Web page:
A few weeks ago I attended a conference (http://www.hgi.org.uk/Conference2014.htm) on the effects of the digital age on our psychology and quality of life. It was quite a learning experience: one psychotherapist indicated that some young people had developed rickets because of their technological habits. They stay up all night playing computer games, sleep through the day, and don't get enough sunlight. This sounds like yet another warning against the damage due to extensive use of digital technology (or a hint of a new Middle Ages). Still, I wondered: why write about it? Computers are pervasive and people won't stop using them. Before the event, I had re-read the 'The Shallows - What the Internet is Doing to our Brains' by Nicholas Carr,
A few weeks ago I attended a conference on the effects of the digital age on our psychology and quality of life. It was quite a learning experience: One psychotherapist indicated that some young people had developed rickets because of their technological habits. They stay up all night playing computer games, sleep through the day, and don't get enough sunlight.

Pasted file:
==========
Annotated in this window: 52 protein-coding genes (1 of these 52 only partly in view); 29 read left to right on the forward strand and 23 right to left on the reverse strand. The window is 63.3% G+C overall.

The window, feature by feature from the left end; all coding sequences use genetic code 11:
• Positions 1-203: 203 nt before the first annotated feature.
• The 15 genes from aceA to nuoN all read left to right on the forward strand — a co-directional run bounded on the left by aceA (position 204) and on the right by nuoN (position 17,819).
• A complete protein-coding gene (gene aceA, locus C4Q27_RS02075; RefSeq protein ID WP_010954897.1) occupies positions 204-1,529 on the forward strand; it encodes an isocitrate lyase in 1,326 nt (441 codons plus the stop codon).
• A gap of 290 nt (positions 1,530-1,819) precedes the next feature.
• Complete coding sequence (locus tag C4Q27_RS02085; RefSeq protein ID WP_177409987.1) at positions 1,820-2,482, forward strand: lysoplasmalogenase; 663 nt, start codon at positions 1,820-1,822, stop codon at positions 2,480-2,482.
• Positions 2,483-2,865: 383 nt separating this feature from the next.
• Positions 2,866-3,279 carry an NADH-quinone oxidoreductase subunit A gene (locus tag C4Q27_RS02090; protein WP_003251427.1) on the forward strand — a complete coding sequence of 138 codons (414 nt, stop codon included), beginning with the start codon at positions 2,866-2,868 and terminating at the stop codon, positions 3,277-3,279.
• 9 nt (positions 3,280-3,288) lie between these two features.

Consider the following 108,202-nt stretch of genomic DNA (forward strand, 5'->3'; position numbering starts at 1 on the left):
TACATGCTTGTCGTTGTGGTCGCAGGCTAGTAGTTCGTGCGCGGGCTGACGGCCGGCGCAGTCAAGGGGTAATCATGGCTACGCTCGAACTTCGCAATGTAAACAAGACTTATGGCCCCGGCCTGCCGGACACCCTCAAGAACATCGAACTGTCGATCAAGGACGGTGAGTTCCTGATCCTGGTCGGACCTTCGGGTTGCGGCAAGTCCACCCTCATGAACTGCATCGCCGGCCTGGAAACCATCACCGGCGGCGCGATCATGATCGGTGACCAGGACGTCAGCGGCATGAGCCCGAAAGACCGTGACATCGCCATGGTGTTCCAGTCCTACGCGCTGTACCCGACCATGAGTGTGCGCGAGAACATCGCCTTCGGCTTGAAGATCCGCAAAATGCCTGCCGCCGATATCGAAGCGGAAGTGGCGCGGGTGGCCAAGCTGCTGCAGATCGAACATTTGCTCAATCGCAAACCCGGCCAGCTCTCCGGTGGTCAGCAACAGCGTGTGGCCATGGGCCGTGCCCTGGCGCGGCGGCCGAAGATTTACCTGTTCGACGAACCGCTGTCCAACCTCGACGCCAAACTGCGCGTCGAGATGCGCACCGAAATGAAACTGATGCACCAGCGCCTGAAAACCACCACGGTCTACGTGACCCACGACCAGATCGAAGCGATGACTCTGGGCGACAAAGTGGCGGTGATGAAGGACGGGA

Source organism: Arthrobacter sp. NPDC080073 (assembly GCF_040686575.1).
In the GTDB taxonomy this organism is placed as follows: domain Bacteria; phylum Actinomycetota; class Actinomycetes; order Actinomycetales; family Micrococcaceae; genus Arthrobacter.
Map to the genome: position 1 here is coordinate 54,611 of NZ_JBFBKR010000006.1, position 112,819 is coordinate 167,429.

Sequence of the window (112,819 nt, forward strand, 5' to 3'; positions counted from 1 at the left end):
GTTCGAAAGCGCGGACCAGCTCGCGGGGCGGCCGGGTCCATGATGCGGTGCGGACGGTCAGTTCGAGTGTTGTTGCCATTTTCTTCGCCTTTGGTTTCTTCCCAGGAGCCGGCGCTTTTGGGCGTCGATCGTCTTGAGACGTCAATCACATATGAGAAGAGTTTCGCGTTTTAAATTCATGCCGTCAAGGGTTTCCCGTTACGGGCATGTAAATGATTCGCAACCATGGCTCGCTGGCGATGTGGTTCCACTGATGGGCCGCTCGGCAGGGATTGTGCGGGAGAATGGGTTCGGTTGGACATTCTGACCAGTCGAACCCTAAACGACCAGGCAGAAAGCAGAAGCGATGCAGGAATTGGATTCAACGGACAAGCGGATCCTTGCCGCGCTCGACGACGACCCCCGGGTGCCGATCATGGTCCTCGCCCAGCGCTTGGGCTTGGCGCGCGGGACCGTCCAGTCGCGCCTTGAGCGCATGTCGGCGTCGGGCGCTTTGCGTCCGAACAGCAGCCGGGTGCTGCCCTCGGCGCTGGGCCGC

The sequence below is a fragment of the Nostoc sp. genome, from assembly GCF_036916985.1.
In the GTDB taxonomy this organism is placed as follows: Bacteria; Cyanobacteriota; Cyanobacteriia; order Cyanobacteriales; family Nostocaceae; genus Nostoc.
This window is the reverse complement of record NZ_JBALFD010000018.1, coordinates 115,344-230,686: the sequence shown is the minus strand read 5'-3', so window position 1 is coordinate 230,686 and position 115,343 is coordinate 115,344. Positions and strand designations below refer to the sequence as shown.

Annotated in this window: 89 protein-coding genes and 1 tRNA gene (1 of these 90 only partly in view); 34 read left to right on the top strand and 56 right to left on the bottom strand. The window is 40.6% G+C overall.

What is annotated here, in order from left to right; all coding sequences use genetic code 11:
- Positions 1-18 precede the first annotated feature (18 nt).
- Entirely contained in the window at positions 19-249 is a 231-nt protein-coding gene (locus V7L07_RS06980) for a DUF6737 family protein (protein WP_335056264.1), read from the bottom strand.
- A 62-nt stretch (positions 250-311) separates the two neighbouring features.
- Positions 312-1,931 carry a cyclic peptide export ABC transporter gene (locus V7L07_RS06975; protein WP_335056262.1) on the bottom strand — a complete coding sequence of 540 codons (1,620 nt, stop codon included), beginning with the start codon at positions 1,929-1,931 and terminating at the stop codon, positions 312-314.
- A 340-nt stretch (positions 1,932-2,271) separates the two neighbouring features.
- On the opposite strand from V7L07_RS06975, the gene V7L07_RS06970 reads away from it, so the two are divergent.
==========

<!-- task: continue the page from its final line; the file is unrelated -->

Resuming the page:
This sounds like yet another warning against the damage due to extensive use of digital technology - or a hint of a new Middle Ages. Still, I wondered: Why write about it? Computers are pervasive and people won't stop using them.
Before the event, I had re-read the The Shallows - What the Internet is Doing to our Brains by Nicholas Carr, an account about how all our tools, and especially digital technology, affect our minds. From clocks to computers, our brains, and the way we see and interact with reality, are being shaped by the technology that we invent. Before clocks, we measured time less acutely; back then, being late for an appointment would have meant something quite different. Before computers, many of us could read for long stretches; today, we self-interrupt every few minutes by checking Whatsapp, Facebook, Twitter or just plain old email.